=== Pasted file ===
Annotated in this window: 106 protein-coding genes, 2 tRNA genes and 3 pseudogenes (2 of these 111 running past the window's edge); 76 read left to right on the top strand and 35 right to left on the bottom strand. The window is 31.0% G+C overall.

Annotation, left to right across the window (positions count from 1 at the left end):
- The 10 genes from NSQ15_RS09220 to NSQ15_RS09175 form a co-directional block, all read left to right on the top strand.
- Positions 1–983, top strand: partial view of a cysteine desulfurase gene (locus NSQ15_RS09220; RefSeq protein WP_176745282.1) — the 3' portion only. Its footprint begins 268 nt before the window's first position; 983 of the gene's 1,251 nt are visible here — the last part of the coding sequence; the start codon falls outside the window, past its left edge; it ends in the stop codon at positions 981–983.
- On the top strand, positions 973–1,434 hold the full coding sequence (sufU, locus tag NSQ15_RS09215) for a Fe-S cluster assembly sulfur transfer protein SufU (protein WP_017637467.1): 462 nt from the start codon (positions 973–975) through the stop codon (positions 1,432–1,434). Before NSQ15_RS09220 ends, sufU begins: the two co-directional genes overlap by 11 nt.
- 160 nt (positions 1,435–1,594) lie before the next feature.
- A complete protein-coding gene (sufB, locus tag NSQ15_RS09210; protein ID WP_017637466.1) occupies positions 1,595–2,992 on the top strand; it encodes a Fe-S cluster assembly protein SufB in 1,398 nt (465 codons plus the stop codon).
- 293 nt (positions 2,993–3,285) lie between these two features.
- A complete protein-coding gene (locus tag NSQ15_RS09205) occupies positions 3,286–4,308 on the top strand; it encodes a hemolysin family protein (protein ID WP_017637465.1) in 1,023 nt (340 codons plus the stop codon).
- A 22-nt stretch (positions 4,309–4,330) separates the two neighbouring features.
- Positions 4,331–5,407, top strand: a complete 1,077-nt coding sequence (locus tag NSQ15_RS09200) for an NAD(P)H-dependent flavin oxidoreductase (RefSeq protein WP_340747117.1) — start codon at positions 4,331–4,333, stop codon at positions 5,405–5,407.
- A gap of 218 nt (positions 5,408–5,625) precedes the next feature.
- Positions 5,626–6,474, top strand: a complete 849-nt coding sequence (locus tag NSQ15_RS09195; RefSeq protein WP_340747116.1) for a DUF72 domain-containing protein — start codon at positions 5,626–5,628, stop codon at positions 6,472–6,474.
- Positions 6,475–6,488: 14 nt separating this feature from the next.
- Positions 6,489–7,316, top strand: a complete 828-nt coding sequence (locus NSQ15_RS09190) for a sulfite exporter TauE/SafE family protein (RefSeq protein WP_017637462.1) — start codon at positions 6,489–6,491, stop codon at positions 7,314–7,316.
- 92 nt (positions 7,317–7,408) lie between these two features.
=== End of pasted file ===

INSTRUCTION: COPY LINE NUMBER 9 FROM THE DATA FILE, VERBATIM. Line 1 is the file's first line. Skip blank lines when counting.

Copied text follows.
- A complete protein-coding gene (locus tag NSQ15_RS09205) occupies positions 3,286–4,308 on the top strand; it encodes a hemolysin family protein (protein ID WP_017637465.1) in 1,023 nt (340 codons plus the stop codon).